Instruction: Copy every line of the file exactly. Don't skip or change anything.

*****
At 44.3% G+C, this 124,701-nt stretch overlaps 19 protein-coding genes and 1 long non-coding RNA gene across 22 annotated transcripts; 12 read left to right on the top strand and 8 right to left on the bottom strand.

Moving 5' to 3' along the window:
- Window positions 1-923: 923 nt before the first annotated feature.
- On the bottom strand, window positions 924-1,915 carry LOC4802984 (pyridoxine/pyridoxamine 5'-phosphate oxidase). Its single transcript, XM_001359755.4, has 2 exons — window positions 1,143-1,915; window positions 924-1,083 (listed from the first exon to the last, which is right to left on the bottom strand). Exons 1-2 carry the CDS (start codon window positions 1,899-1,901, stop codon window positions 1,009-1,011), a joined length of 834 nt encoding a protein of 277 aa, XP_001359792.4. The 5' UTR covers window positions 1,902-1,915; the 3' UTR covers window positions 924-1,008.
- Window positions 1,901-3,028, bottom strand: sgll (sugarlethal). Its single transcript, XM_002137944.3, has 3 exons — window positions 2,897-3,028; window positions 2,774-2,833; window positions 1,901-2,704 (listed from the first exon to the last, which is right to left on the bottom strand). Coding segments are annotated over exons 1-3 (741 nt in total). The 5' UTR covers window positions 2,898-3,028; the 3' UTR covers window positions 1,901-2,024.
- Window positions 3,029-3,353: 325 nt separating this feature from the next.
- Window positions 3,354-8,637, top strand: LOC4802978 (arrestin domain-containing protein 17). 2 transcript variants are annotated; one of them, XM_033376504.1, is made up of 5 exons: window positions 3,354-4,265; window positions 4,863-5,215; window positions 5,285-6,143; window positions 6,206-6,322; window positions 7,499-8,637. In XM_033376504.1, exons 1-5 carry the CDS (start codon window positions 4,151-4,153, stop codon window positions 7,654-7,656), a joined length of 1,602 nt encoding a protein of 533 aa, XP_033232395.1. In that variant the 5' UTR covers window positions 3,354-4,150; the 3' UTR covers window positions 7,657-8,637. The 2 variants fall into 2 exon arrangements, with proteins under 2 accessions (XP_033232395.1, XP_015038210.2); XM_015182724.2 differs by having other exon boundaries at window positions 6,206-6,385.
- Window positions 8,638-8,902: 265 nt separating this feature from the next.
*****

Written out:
At 44.3% G+C, this 124,701-nt stretch overlaps 19 protein-coding genes and 1 long non-coding RNA gene across 22 annotated transcripts; 12 read left to right on the top strand and 8 right to left on the bottom strand.

Moving 5' to 3' along the window:
- Window positions 1-923: 923 nt before the first annotated feature.
- On the bottom strand, window positions 924-1,915 carry LOC4802984 (pyridoxine/pyridoxamine 5'-phosphate oxidase). Its single transcript, XM_001359755.4, has 2 exons — window positions 1,143-1,915; window positions 924-1,083 (listed from the first exon to the last, which is right to left on the bottom strand). Exons 1-2 carry the CDS (start codon window positions 1,899-1,901, stop codon window positions 1,009-1,011), a joined length of 834 nt encoding a protein of 277 aa, XP_001359792.4. The 5' UTR covers window positions 1,902-1,915; the 3' UTR covers window positions 924-1,008.
- Window positions 1,901-3,028, bottom strand: sgll (sugarlethal). Its single transcript, XM_002137944.3, has 3 exons — window positions 2,897-3,028; window positions 2,774-2,833; window positions 1,901-2,704 (listed from the first exon to the last, which is right to left on the bottom strand). Coding segments are annotated over exons 1-3 (741 nt in total). The 5' UTR covers window positions 2,898-3,028; the 3' UTR covers window positions 1,901-2,024.
- Window positions 3,029-3,353: 325 nt separating this feature from the next.
- Window positions 3,354-8,637, top strand: LOC4802978 (arrestin domain-containing protein 17). 2 transcript variants are annotated; one of them, XM_033376504.1, is made up of 5 exons: window positions 3,354-4,265; window positions 4,863-5,215; window positions 5,285-6,143; window positions 6,206-6,322; window positions 7,499-8,637. In XM_033376504.1, exons 1-5 carry the CDS (start codon window positions 4,151-4,153, stop codon window positions 7,654-7,656), a joined length of 1,602 nt encoding a protein of 533 aa, XP_033232395.1. In that variant the 5' UTR covers window positions 3,354-4,150; the 3' UTR covers window positions 7,657-8,637. The 2 variants fall into 2 exon arrangements, with proteins under 2 accessions (XP_033232395.1, XP_015038210.2); XM_015182724.2 differs by having other exon boundaries at window positions 6,206-6,385.
- Window positions 8,638-8,902: 265 nt separating this feature from the next.